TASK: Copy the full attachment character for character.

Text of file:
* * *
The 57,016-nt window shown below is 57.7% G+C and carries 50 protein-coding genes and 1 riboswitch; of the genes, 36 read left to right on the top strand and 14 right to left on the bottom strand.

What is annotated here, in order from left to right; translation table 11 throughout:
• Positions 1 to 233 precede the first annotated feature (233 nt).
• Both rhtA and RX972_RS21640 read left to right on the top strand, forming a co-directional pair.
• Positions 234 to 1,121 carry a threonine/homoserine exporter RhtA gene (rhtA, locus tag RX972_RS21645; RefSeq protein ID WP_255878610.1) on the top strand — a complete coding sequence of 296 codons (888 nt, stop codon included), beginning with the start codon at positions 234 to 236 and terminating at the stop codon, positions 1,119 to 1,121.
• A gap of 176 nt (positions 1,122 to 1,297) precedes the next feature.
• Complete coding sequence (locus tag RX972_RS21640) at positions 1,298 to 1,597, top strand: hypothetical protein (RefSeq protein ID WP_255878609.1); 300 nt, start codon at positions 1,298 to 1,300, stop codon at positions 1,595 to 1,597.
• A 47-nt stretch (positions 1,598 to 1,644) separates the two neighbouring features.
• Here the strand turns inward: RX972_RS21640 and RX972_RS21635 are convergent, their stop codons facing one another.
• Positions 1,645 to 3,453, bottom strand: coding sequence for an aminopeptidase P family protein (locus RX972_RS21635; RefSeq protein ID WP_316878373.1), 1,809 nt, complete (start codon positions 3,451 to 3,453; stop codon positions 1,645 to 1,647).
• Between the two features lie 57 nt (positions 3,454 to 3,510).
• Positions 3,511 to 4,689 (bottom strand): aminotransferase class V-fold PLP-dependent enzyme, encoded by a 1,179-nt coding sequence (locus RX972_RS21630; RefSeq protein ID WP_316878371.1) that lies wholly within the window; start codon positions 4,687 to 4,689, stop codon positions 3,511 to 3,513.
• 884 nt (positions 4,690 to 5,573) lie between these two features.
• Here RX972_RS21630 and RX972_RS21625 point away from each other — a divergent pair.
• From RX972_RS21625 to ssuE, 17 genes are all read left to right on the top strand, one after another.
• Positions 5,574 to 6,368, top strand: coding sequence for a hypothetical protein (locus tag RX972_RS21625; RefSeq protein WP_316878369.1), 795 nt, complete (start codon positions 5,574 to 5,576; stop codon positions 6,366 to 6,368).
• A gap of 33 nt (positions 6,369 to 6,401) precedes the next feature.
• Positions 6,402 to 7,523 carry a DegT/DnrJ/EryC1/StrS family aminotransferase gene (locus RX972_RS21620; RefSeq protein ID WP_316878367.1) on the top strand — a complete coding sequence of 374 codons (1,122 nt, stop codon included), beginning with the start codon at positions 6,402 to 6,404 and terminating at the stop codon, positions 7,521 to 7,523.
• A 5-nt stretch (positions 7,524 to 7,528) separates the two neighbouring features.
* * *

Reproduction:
The 57,016-nt window shown below is 57.7% G+C and carries 50 protein-coding genes and 1 riboswitch; of the genes, 36 read left to right on the top strand and 14 right to left on the bottom strand.

What is annotated here, in order from left to right; translation table 11 throughout:
• Positions 1 to 233 precede the first annotated feature (233 nt).
• Both rhtA and RX972_RS21640 read left to right on the top strand, forming a co-directional pair.
• Positions 234 to 1,121 carry a threonine/homoserine exporter RhtA gene (rhtA, locus tag RX972_RS21645; RefSeq protein ID WP_255878610.1) on the top strand — a complete coding sequence of 296 codons (888 nt, stop codon included), beginning with the start codon at positions 234 to 236 and terminating at the stop codon, positions 1,119 to 1,121.
• A gap of 176 nt (positions 1,122 to 1,297) precedes the next feature.
• Complete coding sequence (locus tag RX972_RS21640) at positions 1,298 to 1,597, top strand: hypothetical protein (RefSeq protein ID WP_255878609.1); 300 nt, start codon at positions 1,298 to 1,300, stop codon at positions 1,595 to 1,597.
• A 47-nt stretch (positions 1,598 to 1,644) separates the two neighbouring features.
• Here the strand turns inward: RX972_RS21640 and RX972_RS21635 are convergent, their stop codons facing one another.
• Positions 1,645 to 3,453, bottom strand: coding sequence for an aminopeptidase P family protein (locus RX972_RS21635; RefSeq protein ID WP_316878373.1), 1,809 nt, complete (start codon positions 3,451 to 3,453; stop codon positions 1,645 to 1,647).
• Between the two features lie 57 nt (positions 3,454 to 3,510).
• Positions 3,511 to 4,689 (bottom strand): aminotransferase class V-fold PLP-dependent enzyme, encoded by a 1,179-nt coding sequence (locus RX972_RS21630; RefSeq protein ID WP_316878371.1) that lies wholly within the window; start codon positions 4,687 to 4,689, stop codon positions 3,511 to 3,513.
• 884 nt (positions 4,690 to 5,573) lie between these two features.
• Here RX972_RS21630 and RX972_RS21625 point away from each other — a divergent pair.
• From RX972_RS21625 to ssuE, 17 genes are all read left to right on the top strand, one after another.
• Positions 5,574 to 6,368, top strand: coding sequence for a hypothetical protein (locus tag RX972_RS21625; RefSeq protein WP_316878369.1), 795 nt, complete (start codon positions 5,574 to 5,576; stop codon positions 6,366 to 6,368).
• A gap of 33 nt (positions 6,369 to 6,401) precedes the next feature.
• Positions 6,402 to 7,523 carry a DegT/DnrJ/EryC1/StrS family aminotransferase gene (locus RX972_RS21620; RefSeq protein ID WP_316878367.1) on the top strand — a complete coding sequence of 374 codons (1,122 nt, stop codon included), beginning with the start codon at positions 6,402 to 6,404 and terminating at the stop codon, positions 7,521 to 7,523.
• A 5-nt stretch (positions 7,524 to 7,528) separates the two neighbouring features.